A viola legend is celebrated by a star of a new generation

Timothy Ridout: A Lionel Tertis Celebration


The Strad Issue: April 2024

Description: A viola legend is celebrated by a star of a new generation

Musicians: Timothy Ridout (viola) Frank Dupree, James Baillieu (piano)

Works: Works by Beethoven, Bridge, Bowen, Brahms, Clarke, Coates, Fauré, Forsyth, Ireland, Kreisler, Mendelssohn, Reed, Schumann, Tertis, Vaughan Williams and Wolstenholme

Catalogue number: HARMONIA MUNDI HMM905376/77 (2 CDS) 

Every viola player in the world has good reason to celebrate the life and work of Lionel Tertis, that indefatigable pioneer of the instrument who enlarged its repertoire as few others have. Few, however, have such a direct connection with the great man as Timothy Ridout, a Royal Academy of Music alumnus whose lineage goes back to Tertis himself, who taught there twelve decades ago. More importantly, Ridout obviously has a feel for the music from the Edwardian era which forms the core of this album.

Tully Potter’s erudite notes are an indispensable aid for charting Tertis’s relationships with the composers who wrote for him. Therein he takes the potentially perilous course of continually referring the listener to pioneering recordings of these pieces made by the likes of Tertis and William Primrose; but Ridout not only stands his ground in this illustrious company but belongs truly in the line of great viola virtuosos.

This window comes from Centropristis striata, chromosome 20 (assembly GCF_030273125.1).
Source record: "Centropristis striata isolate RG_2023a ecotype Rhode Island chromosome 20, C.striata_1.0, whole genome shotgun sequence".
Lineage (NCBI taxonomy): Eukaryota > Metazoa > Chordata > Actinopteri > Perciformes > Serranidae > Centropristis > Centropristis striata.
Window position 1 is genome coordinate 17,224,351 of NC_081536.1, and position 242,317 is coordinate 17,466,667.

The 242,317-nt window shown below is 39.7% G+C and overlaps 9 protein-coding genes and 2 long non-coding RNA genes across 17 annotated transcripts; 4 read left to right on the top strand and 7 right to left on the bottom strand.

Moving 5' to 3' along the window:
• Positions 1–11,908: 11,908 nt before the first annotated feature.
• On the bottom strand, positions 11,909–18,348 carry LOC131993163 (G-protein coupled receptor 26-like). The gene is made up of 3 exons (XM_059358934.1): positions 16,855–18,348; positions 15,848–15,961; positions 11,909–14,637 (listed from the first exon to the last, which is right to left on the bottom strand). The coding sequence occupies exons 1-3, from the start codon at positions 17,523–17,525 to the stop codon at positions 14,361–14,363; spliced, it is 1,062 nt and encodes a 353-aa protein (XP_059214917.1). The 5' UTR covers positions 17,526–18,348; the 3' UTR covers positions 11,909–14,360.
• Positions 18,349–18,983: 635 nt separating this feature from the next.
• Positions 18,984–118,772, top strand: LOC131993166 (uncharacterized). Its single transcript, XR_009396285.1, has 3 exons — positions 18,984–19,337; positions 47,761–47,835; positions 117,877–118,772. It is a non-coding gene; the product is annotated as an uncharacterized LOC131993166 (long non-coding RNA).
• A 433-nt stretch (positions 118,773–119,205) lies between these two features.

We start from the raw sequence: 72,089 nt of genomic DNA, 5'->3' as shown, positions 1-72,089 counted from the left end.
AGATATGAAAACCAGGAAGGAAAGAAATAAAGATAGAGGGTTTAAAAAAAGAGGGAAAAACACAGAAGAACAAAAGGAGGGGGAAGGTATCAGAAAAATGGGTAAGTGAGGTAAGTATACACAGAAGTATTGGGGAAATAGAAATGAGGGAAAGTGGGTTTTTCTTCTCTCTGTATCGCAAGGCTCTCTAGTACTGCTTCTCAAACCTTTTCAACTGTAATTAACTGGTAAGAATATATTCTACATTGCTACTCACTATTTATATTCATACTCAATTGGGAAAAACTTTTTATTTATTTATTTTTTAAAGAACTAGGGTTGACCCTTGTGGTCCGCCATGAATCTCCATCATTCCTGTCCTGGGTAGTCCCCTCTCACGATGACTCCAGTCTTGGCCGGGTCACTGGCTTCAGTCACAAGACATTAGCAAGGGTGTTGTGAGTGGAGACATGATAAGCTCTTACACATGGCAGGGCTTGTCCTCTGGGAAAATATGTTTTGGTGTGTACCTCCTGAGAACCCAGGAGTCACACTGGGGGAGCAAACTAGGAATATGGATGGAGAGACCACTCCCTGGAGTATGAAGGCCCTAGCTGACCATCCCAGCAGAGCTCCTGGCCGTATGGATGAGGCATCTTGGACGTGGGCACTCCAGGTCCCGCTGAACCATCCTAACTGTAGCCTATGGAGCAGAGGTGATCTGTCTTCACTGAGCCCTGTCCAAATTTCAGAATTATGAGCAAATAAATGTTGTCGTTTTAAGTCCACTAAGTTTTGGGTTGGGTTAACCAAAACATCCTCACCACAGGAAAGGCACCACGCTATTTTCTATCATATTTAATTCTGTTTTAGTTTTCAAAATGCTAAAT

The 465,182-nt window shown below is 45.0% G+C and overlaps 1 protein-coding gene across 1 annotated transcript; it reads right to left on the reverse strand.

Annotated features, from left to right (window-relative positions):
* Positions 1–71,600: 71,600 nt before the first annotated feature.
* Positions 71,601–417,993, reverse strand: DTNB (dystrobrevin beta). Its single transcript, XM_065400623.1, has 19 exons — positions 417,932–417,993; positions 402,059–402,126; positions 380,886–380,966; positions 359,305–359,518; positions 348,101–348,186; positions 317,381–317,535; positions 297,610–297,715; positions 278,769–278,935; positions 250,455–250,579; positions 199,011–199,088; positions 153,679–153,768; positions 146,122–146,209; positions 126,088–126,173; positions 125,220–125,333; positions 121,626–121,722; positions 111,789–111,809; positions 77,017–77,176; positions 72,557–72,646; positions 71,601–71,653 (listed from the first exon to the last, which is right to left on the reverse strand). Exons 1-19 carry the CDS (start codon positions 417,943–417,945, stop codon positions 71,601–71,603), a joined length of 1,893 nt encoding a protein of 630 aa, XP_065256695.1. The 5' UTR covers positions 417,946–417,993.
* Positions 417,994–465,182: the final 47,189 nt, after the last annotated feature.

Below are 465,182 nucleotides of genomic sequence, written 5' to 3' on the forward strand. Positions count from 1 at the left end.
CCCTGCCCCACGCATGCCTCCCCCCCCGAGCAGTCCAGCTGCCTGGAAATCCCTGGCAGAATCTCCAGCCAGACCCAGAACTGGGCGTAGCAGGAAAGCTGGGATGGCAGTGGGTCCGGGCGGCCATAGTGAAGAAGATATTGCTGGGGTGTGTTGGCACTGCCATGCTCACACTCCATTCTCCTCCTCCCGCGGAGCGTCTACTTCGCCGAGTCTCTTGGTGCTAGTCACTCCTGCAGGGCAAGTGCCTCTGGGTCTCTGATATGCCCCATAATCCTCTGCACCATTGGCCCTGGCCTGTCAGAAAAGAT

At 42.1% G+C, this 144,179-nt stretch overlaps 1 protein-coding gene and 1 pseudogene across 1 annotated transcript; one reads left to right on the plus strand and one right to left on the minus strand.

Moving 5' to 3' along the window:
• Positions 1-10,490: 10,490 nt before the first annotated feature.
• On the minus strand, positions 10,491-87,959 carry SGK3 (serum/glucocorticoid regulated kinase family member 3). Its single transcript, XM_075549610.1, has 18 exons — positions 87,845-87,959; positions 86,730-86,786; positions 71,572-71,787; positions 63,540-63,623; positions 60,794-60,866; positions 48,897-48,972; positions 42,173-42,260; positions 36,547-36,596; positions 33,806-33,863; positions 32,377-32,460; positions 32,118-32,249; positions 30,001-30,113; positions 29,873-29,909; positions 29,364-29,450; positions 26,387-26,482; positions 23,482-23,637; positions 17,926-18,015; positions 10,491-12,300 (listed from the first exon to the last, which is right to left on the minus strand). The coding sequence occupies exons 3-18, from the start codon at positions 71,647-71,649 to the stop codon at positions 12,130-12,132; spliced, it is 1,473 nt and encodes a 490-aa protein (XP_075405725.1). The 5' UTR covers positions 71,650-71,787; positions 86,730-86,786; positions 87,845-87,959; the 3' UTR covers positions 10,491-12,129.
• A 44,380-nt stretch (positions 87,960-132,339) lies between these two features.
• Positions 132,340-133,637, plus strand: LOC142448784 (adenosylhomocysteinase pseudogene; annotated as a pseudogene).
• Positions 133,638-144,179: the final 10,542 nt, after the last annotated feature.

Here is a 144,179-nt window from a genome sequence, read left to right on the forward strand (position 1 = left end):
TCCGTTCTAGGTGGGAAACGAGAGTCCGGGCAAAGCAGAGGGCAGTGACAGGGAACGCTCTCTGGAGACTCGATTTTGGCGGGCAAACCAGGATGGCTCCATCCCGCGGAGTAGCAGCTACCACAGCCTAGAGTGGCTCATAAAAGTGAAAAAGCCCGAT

If space allowed, I could spend much time pointing out the countless felicities that distinguish Ridout’s playing: the ringing double-stops adorning Mendelssohn’s Sweet Remembrance and Schumann’s Romance, the pointed spiccato and sonorous chord playing of Kreisler’s Pugnani pastiche, the sustained pianissimos in Ireland’s The Holy Boy or Tertis’s own Sunset. Ridout has obviously taken note of Tertis’s style as preserved in the aforementioned recordings, but has made it his own: his generously applied portamento never draws attention to itself, while his beautiful vibrato is addictive.

His pianistic collaborators come into their own in the two large-scale pieces that bookend the album: Frank Dupree tackles the virtuoso writing of Bowen’s First Sonata with aplomb and James Baillieu finds beautiful colours for Clarke’s impressionistic Sonata. I can’t recommend this warmly recorded set too highly, and hope that many sequels will be forthcoming.